In conclusion, there are many experiences that remain invisible and ignored within the wider agendas in the fight against inequalities within the English legal system. While the inequalities are widespread and all-encompassing, the legal systems have tried to be all inclusive in solving all forms of inequalities that are experienced within the individuals, and groups in the society. It is clear that there can be an experience of far-reaching inequality, prejudice, favoritism and racism from politicians, the media, and the public. However, numerous recommendations have been made in different chapters for the introduction of ethnic monitoring, for example in health, social work, substance use services and criminal justice. In many of these domains, existing equality and human rights law provides the framework for addressing these injustices, but it needs to be proactively and effectively implemented.
Haskel, J., & Slaugther, M. J. (1999). Trade, technology and U.K. wage inequality. Cambridge,
Mass.: National Bureau of Economic Research.
Pontusson, J. (2005). Inequality and prosperity: Social Europe vs. liberal America. Ithaca, NY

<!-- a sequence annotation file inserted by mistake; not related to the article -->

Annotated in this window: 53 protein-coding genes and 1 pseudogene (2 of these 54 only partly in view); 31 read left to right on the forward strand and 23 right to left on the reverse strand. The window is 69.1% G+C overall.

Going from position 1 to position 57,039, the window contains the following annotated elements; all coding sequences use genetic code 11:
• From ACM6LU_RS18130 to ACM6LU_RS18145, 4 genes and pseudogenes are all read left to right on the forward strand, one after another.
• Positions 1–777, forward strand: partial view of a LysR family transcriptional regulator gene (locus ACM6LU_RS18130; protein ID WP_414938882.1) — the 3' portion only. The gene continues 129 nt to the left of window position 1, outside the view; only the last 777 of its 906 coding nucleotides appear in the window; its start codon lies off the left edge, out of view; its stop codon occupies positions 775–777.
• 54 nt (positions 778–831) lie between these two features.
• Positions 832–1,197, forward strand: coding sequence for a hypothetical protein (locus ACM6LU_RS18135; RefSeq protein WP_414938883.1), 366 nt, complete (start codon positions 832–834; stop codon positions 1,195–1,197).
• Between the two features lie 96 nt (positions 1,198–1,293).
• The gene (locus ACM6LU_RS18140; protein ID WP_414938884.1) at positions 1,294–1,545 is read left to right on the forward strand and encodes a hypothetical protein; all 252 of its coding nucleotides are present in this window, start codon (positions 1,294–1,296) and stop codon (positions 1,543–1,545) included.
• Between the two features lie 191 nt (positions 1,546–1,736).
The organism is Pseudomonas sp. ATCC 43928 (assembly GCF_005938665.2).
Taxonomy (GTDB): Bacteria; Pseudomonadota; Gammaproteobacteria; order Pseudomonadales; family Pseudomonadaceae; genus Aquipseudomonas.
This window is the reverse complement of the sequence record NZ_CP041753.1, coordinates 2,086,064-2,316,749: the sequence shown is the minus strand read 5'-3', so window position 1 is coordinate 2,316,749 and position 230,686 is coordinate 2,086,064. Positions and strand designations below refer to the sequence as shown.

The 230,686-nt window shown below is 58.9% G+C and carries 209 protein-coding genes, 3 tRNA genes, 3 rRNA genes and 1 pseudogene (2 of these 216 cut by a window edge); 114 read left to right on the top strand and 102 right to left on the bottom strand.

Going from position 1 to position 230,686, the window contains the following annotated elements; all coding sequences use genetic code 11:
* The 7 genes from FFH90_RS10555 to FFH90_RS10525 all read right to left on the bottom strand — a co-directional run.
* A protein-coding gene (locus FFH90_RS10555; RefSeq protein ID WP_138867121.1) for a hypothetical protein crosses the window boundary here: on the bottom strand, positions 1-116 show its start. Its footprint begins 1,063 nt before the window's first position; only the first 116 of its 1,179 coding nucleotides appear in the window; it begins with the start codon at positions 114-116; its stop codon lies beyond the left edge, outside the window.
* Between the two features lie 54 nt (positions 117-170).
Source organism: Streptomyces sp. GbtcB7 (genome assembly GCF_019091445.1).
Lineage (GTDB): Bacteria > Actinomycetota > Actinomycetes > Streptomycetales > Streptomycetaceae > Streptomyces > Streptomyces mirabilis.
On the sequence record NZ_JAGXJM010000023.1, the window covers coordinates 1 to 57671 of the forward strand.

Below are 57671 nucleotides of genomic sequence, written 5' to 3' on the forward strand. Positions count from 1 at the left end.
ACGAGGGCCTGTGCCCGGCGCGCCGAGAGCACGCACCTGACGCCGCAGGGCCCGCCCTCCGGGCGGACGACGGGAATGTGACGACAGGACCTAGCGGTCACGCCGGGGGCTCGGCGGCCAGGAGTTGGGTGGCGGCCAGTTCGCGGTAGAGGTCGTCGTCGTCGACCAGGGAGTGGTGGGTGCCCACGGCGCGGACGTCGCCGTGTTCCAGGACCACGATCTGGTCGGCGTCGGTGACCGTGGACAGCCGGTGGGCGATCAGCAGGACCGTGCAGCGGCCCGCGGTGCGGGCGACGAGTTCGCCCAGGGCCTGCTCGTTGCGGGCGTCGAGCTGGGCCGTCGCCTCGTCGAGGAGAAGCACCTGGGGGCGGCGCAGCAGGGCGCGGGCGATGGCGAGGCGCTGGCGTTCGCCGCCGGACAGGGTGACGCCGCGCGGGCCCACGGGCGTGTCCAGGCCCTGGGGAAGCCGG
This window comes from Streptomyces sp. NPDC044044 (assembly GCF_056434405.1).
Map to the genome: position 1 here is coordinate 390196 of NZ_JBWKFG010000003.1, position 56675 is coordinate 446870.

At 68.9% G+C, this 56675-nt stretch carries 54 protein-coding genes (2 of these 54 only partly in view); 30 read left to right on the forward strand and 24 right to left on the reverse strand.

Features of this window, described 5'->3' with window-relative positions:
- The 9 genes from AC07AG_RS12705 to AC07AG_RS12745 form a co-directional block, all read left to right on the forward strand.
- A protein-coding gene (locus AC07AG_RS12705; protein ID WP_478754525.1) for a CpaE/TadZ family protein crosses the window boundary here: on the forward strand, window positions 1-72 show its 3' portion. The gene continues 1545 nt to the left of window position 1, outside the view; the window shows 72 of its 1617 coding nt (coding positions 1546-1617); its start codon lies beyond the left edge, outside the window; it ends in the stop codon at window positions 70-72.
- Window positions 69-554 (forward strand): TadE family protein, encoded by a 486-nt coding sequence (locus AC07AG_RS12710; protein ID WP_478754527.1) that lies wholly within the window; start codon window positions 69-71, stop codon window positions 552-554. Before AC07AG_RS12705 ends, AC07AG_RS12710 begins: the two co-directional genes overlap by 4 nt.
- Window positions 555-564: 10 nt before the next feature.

[u.a.: Cornell Univ. Press.
International Labour Office. (2007). Equality at work: Tackling the challenges : global report
under the follow up to the ILO Declaration on Fundamental Principles and Rights at Work. Geneva: International Labour Office.
Witte, J., & Green, M. C. (2012). Religion and human rights: An introduction. Oxford: Oxford
University Press.Keister, L. A., McCarthy, J., & Finke, R. (2012). Religion, work, and inequality. Bingley, UK:
Emerald Group Pub Limited.
Chant, S. (2010). The International Handbook of Gender and Poverty. Cheltenham: Edward
Elgar Pub.Partington, Martin. (2014). Introduction to the English Legal System 2014-2015. Oxford Univ
Pr.Fafinski, S., & Finch, E. (2008). English legal system. Harlow: Longman.
Elliott, C. (2012). English legal system. Harlow: Pearson.
Stephenson, M., & Harrison, J. (2011). Unravelling Equality: The Impact of the United
Kingdom’s Spending Cuts on Women.Political Quarterly, 82(4), 645-650. doi:10.1111/j.1467-923X.2011.02256.x
Boaler, J. (2011). Mathematics and science inequalities in the United Kingdom: when elitism,
sexism and culture collide. Oxford Review Of Education, 37(4), 457-484.
Warren, T. (2006). Moving beyond the gender wealth gap: On gender, class, ethnicity, and
wealth inequalities in the United Kingdom. Feminist Economics, 12(1/2), 195-219. doi:10.1080/13545700500508502
Oliva, J. (2008). Religious Symbols in the Classroom: A Controversial Issue in the United
Kingdom. Brigham Young University Law Review, 2008(3), 877-896.
Lansley, S. (2012). Inequality, the Crash and the Ongoing Crisis. Political Quarterly, 83(4), 754-
Blanden, J., & Machin, S. (2013). Educational Inequality and The Expansion of United Kingdom
Higher Education. Scottish Journal Of Political Economy, 60(5), 597-598. doi:10.1111/sjpe.12031
Subject: Law & Government,
University/College: University of Arkansas System
Type of paper: Thesis/Dissertation Chapter
Date: 26 November 2015
We will write a custom essay sample on English Legal System vs Inequalities between Individuals and Groups
for only $16.38 $12.9/page